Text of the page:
The court finds further support for awarding attorneys' fees spent in defending the patent infringement claim in precedent from other circuits involving sham litigation antitrust claims, and from the policy of encouraging parties to file meritorious antitrust suits. 

To be honest, I've never given much thought to the question of what appropriate antitrust damages should be for attempted (but unsuccessful) monopolization.  As 3M points out, when (as here) the attempt is unsuccessful there may be no exclusion of competitors or higher prices.  Nevertheless, I'm inclined to think the court is right:  that as long as Congress has proscribed attempted monopolization, the harms a target suffers to fend off the attempt ought to  be compensated, and here that harm took the form of almost $8 million in fees.  (I imagine there must be some scholarship out there addressing the law and economics of remedies for attempts, with which I should at some point familiarize myself.)  Of course, in a system in which prevailing parties are awarded their attorneys' fees as a matter of course, the question of whether fees expended in defense of an unsuccessful infringement claim can be awarded as damages for attempted monopolization might be less relevant--though in reality even in countries that routinely award fees to the prevailing party those fees often are not fully compensatory.  Moreover, as the material quoted above indicates, in U.S. antitrust law damages are automatically trebled, so by prevailing on an antitrust claim the successful infringement defendant is awarded much more than just its compensable out-of-pocket fees.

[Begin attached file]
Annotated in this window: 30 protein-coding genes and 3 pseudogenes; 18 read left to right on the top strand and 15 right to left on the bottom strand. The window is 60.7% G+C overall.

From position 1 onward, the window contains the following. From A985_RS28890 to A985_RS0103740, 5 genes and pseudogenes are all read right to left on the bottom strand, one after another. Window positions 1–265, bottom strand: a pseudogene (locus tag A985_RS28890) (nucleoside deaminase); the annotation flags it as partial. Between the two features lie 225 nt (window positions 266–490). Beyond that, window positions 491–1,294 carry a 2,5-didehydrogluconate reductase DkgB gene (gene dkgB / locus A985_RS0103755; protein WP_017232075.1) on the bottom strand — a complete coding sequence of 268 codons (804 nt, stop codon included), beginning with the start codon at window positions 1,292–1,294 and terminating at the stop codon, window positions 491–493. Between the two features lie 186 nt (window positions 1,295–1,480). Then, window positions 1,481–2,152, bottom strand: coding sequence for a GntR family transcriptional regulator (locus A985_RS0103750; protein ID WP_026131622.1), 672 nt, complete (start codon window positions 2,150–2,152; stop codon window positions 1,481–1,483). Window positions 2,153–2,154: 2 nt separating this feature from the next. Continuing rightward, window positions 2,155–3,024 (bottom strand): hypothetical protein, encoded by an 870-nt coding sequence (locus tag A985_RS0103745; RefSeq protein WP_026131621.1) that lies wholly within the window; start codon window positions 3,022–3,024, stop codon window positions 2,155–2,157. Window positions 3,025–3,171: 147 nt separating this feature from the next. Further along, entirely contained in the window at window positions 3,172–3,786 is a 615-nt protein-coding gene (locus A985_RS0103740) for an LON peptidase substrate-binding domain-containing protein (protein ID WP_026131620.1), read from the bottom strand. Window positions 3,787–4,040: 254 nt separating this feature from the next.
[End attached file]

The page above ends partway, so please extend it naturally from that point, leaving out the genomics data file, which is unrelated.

As a matter of policy, enhanced damages conceivably make sense for antitrust violations that are hard to detect or that cause harm to a wider population--the optimal deterrence point--but it's never been clear to me why U.S. law awards successful private antitrust claimants treble damages for all types of antitrust violations.  Interestingly, in a recent non-antitrust patent infringement action the Federal Circuit vacated an award of double attorneys' fees to a successful defendant, which prompted me to wonder whether there might be circumstances in which courts should award fee multipliers to achieve adequate deterrence (see here).  But because it involved a successful antitrust claim, TransWeb is a case in which the prevailing infringement defendant  automatically got a fee multiplier.  Not sure the distinction makes sense as a matter of policy, but it's probably correct on the law.   

Tuesday, February 9, 2016

Federal Circuit Affirms Judgment of No Damages for Alleged Pre-Issuance Use of Invention